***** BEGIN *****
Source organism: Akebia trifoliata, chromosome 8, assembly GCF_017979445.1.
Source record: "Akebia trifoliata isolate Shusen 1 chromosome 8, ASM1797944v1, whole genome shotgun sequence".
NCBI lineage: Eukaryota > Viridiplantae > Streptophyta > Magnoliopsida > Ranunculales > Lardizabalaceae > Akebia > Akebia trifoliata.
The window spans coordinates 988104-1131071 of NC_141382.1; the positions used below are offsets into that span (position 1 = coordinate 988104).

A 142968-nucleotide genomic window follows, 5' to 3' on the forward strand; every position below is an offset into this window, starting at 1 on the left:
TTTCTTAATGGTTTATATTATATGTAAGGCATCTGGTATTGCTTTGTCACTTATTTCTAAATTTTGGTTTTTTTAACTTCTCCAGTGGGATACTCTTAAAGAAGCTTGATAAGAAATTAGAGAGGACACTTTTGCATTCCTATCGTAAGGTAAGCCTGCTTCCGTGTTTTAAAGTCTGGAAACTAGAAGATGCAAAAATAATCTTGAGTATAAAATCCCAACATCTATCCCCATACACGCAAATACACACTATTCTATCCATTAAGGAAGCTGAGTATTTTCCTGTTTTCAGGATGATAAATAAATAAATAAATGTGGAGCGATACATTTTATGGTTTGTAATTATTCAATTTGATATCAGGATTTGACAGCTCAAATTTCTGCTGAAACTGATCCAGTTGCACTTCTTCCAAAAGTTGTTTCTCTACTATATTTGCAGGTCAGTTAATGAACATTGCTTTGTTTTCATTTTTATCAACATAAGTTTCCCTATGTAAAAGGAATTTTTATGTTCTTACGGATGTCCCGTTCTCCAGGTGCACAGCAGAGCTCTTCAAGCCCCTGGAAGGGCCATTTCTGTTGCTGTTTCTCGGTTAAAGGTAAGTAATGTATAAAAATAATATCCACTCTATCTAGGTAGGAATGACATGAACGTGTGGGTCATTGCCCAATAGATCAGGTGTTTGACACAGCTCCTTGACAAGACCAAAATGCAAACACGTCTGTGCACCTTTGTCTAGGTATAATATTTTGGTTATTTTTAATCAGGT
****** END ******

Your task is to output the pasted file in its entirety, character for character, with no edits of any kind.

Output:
Source organism: Akebia trifoliata, chromosome 8, assembly GCF_017979445.1.
Source record: "Akebia trifoliata isolate Shusen 1 chromosome 8, ASM1797944v1, whole genome shotgun sequence".
NCBI lineage: Eukaryota > Viridiplantae > Streptophyta > Magnoliopsida > Ranunculales > Lardizabalaceae > Akebia > Akebia trifoliata.
The window spans coordinates 988104-1131071 of NC_141382.1; the positions used below are offsets into that span (position 1 = coordinate 988104).

A 142968-nucleotide genomic window follows, 5' to 3' on the forward strand; every position below is an offset into this window, starting at 1 on the left:
TTTCTTAATGGTTTATATTATATGTAAGGCATCTGGTATTGCTTTGTCACTTATTTCTAAATTTTGGTTTTTTTAACTTCTCCAGTGGGATACTCTTAAAGAAGCTTGATAAGAAATTAGAGAGGACACTTTTGCATTCCTATCGTAAGGTAAGCCTGCTTCCGTGTTTTAAAGTCTGGAAACTAGAAGATGCAAAAATAATCTTGAGTATAAAATCCCAACATCTATCCCCATACACGCAAATACACACTATTCTATCCATTAAGGAAGCTGAGTATTTTCCTGTTTTCAGGATGATAAATAAATAAATAAATGTGGAGCGATACATTTTATGGTTTGTAATTATTCAATTTGATATCAGGATTTGACAGCTCAAATTTCTGCTGAAACTGATCCAGTTGCACTTCTTCCAAAAGTTGTTTCTCTACTATATTTGCAGGTCAGTTAATGAACATTGCTTTGTTTTCATTTTTATCAACATAAGTTTCCCTATGTAAAAGGAATTTTTATGTTCTTACGGATGTCCCGTTCTCCAGGTGCACAGCAGAGCTCTTCAAGCCCCTGGAAGGGCCATTTCTGTTGCTGTTTCTCGGTTAAAGGTAAGTAATGTATAAAAATAATATCCACTCTATCTAGGTAGGAATGACATGAACGTGTGGGTCATTGCCCAATAGATCAGGTGTTTGACACAGCTCCTTGACAAGACCAAAATGCAAACACGTCTGTGCACCTTTGTCTAGGTATAATATTTTGGTTATTTTTAATCAGGT